MQ - I:14-36. Tom and Mary are married and file a joint...

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I:14-36. Tom and Mary are married and file a joint return for the current year with taxable income of $100,000 and tax preferences and adjustments of $20,000 for AMT purposes. Their regular tax liability is $15,750. What is the amount of their total tax liability? a. $370 b. $14,937 c. $15,750 d. $31,200 b , I:14- 2; Example I:14-2. Solution: The amount of AMTI is $120,000. Their AMT base $120,000 - $62,550 or $57,450. Their AMT is $57,450 x .26 = $14,937. Their tax liability is the greater of the AMT or regular tax, in this case, $15,750. I:14-37. In computing the alternative minimum taxable income, no deduction is allowed for a. alimony. b. moving expenses. c. personal exemptions. d. individual retirement accounts. c , p. I:14-3. Solution: Personal and dependency exemptions are added back to taxable income to get alternative minimum taxable income. I:TB14-4 I:14-38. Harley s tentative minimum tax is computed by multiplying the AMT tax rates by her a. taxable income. b. alternative minimum tax base. c. alternative minimum taxable income. d. tentative alternative taxable income. b , p. I:14-3. Solution: The tentative minimum tax is computed by multiplying the alternative minimum tax base (AMTI less the exemption) times the tax rate. I:14-39. Charlton and Cindy have alternative minimum taxable income of $130,000 and file a joint return. For purposes of computing the alternative minimum tax, their exemption is a. $0. b. $31,275. c. $42,500. d. $62,550. d , p. I:14-3. Solution: The exemption for a married couple filing a joint return with AMTI of $150,000 or less is $62,550. I:14-40. Reva and Josh Lewis had alternative minimum taxable income of $350,000 this year and file a joint return. For purposes of computing the alternative minimum tax, their exemption is a. $12,550. b. $31,275. c. $42,500. d. $62,550. a , p. I:14-3. Solution: Alternative minimum taxable income Threshold Excess Rate of reduction Reduction Exemption before reduction Allowable exemption I:14-41. In computing AMTI, tax preference items are a. excluded. b. added only. c. subtracted only. d. either added or subtracted. b , p. I:14-4. Solution: All tax preferences are added to compute the tax base for AMT. I:14-42. In computing AMTI, adjustments are a. limited. I:TB14-5 $350,000 150,000 200,000 25% $ 50,000 62,550 $ 12,550 b. c. d. added only. subtracted only. either added or subtracted. d, p. I:14-4. Solution: While most adjustments increase the AMT tax base, the AMT tax base may be reduced when the timing differences reverse. I:14-43. All of the following are considered adjustments to arrive at alternative minimum taxable income except a. charitable contributions. b. gambling losses. c. qualified housing interest. d. personal property taxes. d , pp. I:14-4 and I:14-5. Solution: Charitable contributions, qualified housing interest, and gambling losses are all itemized deductions that are allowed for AMT purposes. Personal property taxes are not. I:14-44. Suzanne, a single taxpayer, has the following tax information for the current year. -$40,000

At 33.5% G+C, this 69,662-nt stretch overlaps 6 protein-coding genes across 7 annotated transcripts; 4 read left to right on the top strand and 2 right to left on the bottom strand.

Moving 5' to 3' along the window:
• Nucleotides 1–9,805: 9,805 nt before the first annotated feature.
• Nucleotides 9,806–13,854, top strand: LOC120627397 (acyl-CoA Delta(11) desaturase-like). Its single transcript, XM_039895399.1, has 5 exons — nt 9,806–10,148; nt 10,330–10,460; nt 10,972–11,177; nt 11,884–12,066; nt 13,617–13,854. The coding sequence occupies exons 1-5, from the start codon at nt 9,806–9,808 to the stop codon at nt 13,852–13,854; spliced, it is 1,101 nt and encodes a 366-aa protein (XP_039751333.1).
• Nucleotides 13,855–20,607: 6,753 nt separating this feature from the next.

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This note was uploaded on 02/25/2010 for the course ACCT 5330 taught by Professor Bob during the Spring '10 term at University of Arizona- Tucson.

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MQ - I:14-36. Tom and Mary are married and file a joint...

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